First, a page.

CREDOS:Both sides-I

After my mother passed away, my dad tried even harder to stay healthy and active. Each morning, until the weather turned too cold, he swam in the turquoise pool in the complex where he lived. Each day—no matter how he felt—he swam one more lap than the previous day, just to prove there was always room for improvement. Every few days he reported the new number of laps to me, pride edging his voice. I would answer truthfully, “Golly, Dad, I don’t know if I could still swim that many!”

By his late seventies, in spite of swimming and working six days a week, my dad had noticeably dwindled in strength and energy. By age eighty-one he was in poor health and had to retire. He pretended he didn’t need to lean heavily on me for support as we walked slowly, and I pretended not to notice. His mind was clear, but congestive heart problems and disabling arthritis had worn him down. One day he said, “In case of an emergency I do not wish to be kept alive by any extraordinary means. I’ve signed an official paper to this effect.”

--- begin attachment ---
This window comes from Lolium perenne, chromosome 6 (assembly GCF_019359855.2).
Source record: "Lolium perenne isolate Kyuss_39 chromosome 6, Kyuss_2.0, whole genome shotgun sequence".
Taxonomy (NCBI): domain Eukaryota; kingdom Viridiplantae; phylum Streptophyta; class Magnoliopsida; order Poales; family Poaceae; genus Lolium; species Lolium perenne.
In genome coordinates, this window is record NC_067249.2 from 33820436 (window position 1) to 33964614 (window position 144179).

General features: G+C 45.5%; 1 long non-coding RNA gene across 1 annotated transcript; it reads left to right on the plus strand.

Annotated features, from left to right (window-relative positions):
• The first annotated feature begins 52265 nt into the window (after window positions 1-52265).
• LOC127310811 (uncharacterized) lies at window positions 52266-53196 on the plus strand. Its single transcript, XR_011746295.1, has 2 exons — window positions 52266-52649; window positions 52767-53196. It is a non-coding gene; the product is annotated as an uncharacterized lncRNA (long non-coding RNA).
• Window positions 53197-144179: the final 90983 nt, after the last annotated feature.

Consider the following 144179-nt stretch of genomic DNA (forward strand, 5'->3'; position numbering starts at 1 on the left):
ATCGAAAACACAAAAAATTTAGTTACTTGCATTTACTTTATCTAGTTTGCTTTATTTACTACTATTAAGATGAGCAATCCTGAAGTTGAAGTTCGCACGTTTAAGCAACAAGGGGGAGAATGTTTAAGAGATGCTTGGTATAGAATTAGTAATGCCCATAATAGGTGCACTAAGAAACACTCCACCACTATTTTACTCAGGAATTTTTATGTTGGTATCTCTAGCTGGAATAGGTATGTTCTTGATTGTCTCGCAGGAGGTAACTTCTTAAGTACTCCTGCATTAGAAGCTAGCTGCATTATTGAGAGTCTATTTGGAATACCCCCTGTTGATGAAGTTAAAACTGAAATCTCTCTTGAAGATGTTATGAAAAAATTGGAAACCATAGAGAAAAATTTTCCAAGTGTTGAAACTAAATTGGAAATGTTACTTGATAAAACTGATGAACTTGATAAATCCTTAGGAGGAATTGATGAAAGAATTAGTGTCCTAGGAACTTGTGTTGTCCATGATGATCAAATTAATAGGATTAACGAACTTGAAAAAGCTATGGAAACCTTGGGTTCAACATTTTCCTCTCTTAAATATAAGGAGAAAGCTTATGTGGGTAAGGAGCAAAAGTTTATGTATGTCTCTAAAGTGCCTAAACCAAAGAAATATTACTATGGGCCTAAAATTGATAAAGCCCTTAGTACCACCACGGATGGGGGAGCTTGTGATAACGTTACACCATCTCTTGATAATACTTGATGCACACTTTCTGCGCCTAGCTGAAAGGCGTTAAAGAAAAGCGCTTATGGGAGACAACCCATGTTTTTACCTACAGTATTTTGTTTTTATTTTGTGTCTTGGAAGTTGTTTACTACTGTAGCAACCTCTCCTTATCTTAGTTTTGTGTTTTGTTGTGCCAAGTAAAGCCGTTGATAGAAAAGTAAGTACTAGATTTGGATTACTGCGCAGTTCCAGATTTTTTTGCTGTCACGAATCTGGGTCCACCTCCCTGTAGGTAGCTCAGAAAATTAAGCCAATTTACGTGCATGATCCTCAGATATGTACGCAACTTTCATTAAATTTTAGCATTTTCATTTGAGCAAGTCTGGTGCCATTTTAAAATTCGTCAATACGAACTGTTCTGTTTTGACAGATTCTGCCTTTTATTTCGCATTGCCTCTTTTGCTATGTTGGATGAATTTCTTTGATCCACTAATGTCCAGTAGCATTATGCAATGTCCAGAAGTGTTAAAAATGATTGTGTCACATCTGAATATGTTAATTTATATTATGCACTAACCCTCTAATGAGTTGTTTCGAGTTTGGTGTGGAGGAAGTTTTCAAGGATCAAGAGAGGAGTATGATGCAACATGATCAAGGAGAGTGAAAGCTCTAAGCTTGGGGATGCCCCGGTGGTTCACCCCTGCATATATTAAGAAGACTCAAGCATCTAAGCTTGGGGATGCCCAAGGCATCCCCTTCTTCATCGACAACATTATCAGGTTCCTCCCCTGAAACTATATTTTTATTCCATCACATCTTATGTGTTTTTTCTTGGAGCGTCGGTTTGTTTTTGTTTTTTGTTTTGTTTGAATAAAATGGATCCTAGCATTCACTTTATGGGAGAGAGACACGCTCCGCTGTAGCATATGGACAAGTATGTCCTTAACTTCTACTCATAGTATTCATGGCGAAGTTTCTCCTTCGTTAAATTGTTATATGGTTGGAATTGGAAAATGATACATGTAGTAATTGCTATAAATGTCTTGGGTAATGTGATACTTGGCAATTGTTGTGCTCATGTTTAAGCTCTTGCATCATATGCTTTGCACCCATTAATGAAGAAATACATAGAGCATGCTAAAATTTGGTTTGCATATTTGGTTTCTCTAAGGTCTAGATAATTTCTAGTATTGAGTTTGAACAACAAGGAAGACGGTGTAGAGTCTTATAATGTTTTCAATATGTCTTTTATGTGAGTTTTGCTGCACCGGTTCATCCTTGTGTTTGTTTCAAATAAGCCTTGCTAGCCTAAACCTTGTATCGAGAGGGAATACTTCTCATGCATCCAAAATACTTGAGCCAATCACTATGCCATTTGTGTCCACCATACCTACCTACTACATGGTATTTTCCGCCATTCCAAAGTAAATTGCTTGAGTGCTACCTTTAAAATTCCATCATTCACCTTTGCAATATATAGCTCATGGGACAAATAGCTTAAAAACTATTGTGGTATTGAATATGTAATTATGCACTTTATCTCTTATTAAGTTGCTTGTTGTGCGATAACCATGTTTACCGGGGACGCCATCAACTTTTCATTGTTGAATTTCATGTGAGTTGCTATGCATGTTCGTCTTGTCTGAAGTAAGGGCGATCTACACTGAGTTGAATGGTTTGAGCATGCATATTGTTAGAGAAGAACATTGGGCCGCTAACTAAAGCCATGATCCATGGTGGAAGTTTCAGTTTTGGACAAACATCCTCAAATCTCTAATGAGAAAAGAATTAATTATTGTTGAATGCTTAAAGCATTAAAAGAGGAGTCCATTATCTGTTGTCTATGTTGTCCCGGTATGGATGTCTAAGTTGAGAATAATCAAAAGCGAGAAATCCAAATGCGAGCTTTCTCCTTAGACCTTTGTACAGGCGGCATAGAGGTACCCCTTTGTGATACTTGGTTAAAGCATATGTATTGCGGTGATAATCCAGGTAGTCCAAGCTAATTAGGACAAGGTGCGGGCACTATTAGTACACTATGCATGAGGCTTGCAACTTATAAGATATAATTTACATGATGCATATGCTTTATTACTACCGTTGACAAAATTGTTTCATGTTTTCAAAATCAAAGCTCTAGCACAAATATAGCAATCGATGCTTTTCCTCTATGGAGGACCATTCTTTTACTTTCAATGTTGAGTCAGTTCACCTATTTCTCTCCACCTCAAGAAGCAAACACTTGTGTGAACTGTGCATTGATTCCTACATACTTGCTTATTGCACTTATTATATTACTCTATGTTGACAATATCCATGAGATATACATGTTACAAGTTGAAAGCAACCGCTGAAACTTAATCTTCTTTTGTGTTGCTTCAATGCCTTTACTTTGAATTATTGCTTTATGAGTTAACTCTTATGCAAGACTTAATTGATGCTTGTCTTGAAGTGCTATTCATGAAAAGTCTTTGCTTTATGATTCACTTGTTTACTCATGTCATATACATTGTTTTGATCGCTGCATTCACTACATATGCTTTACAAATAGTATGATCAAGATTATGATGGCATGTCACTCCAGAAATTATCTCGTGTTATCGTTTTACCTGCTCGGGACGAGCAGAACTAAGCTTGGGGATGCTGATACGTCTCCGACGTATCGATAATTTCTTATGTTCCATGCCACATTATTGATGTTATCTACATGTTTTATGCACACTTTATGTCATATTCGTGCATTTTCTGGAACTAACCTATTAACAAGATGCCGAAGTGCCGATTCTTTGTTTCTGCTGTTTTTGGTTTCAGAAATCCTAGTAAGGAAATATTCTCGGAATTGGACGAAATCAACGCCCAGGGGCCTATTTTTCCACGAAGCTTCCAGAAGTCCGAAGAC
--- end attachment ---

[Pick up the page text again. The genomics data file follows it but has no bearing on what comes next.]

He smiled his wonderful, broad grin and said, “I’ve been blessed to have had your mother as my wife and you as my only child, and I’m ready to go.”

Less than a month later he had a heart attack. In the emergency room, he again reminded his doctor and me of his wishes, but I couldn’t imagine - in spite of this latest crisis - that he wouldn’t always be saying, “Have I told you yet today that I adore you?” —